St. John's wort has a long history of herbal use. It fell out of favour in the nineteenth century but recent research has brought it back to prominence as an extremely valuable remedy for nervous problems. In clinical trials about 67% of patients with mild to moderate depression improved when taking this plant. The flowers and leaves are analgesic, antiseptic, antispasmodic, aromatic, astringent, cholagogue, digestive, diuretic, expectorant, nervine, resolvent, sedative, stimulant, vermifuge and vulnerary. The herb is used in treating a wide range of disorders, including pulmonary complaints, bladder problems, diarrhoea and nervous depression. It is also very effectual in treating overnight incontinence of urine in children. Externally, it is used in poultices to dispel herd tumours, caked breasts, bruising etc. The flowering shoots are harvested in early summer and dried for later use. Use the plant with caution and do not prescribe it for patients with chronic depression. The plant was used to procure an abortion by some native North Americans, so it is best not used by pregnant women. See also the notes above on toxicity. A tea or tincture of the fresh flowers is a popular treatment for external ulcers, burns, wounds (especially those with severed nerve tissue), sores, bruises, cramps etc. An infusion of the flowers in olive oil is applied externally to wounds, sores, ulcers, swellings, rheumatism etc. It is also valued in the treatment of sunburn and as a cosmetic preparation to the skin. The plant contains many biologically active compounds including rutin, pectin, choline, sitosterol, hypericin and pseudohypericin. These last two compounds have been shown to have potent anti-retroviral activity without serious side effects and they are being researched in the treatment of AIDS. A homeopathic remedy is made from the fresh whole flowering plant. It is used in the treatment of injuries, bites, stings etc and is said to be the first remedy to consider when nerve-rich areas such as the spine, eyes, fingers etc are injured. Source: https://pfaf.org/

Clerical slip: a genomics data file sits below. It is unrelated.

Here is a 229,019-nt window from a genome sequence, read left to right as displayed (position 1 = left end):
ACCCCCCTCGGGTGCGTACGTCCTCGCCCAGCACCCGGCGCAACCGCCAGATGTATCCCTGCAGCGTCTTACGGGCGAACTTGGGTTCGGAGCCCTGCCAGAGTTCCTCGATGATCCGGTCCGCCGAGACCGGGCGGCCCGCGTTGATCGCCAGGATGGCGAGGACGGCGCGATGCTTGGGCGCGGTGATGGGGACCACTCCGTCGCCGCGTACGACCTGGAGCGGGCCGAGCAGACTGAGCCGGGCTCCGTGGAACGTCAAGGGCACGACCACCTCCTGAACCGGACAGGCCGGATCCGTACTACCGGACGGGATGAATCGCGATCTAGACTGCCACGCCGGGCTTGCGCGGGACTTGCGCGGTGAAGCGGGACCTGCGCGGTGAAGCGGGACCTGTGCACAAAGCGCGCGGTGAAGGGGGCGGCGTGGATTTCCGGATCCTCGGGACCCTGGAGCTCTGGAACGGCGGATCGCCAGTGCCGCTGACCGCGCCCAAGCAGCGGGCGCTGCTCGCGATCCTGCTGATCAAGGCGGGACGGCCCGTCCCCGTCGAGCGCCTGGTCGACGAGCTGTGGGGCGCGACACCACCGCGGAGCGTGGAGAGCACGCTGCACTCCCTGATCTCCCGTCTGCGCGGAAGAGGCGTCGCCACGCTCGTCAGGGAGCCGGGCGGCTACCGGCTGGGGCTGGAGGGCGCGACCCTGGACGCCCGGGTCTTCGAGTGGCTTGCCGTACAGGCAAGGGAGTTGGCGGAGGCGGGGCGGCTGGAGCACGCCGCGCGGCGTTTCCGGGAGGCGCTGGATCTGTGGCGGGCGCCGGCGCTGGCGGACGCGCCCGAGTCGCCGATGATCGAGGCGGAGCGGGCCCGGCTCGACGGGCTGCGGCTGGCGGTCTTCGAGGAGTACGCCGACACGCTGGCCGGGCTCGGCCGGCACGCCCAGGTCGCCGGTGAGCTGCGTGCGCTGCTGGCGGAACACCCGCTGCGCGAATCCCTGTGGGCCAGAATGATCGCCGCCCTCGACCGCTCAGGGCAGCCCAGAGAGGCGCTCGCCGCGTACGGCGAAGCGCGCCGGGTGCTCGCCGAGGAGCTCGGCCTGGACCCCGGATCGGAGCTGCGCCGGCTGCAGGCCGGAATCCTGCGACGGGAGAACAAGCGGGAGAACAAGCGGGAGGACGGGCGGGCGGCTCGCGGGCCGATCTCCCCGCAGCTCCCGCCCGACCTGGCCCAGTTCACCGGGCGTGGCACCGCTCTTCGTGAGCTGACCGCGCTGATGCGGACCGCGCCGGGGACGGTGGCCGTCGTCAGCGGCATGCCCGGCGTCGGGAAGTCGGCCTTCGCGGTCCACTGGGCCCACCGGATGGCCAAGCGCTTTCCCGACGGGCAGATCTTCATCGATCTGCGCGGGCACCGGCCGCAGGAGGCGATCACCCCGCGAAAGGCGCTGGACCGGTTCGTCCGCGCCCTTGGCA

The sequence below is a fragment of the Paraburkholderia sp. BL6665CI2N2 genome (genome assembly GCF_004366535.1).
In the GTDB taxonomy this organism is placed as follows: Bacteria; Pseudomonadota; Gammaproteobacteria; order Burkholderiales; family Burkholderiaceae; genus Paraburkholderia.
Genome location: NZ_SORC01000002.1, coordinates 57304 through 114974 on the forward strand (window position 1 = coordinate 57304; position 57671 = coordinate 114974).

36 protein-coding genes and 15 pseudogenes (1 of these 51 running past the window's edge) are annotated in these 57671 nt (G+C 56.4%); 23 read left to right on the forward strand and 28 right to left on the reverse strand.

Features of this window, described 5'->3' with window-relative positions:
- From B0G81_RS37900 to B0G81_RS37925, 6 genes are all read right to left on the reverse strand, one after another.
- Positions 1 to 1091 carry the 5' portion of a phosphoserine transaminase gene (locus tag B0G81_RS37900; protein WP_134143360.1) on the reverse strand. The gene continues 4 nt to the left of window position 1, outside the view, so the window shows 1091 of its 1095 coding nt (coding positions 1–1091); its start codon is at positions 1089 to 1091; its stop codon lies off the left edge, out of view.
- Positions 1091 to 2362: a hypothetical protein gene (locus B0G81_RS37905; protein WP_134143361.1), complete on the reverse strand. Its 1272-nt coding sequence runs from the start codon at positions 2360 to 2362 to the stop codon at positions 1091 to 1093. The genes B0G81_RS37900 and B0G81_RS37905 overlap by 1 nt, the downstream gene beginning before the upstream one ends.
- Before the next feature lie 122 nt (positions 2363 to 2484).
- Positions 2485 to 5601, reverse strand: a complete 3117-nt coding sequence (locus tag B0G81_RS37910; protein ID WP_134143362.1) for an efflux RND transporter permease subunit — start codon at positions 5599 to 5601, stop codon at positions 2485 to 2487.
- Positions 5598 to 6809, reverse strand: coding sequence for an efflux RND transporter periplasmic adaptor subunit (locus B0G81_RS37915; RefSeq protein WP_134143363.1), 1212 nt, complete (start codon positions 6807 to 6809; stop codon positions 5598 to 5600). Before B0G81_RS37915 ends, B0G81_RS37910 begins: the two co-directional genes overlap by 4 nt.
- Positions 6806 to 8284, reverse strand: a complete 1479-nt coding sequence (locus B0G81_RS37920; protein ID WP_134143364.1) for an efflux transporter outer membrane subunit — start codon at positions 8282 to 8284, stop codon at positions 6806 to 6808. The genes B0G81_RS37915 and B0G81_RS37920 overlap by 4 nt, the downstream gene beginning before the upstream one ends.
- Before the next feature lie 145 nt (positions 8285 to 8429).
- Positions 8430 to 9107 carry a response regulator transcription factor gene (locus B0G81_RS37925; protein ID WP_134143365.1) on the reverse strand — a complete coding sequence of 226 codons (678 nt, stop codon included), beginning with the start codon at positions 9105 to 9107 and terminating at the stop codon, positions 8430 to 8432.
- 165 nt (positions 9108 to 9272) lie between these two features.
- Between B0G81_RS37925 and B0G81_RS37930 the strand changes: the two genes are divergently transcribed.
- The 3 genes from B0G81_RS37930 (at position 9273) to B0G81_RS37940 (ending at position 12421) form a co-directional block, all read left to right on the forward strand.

St. John's Wort
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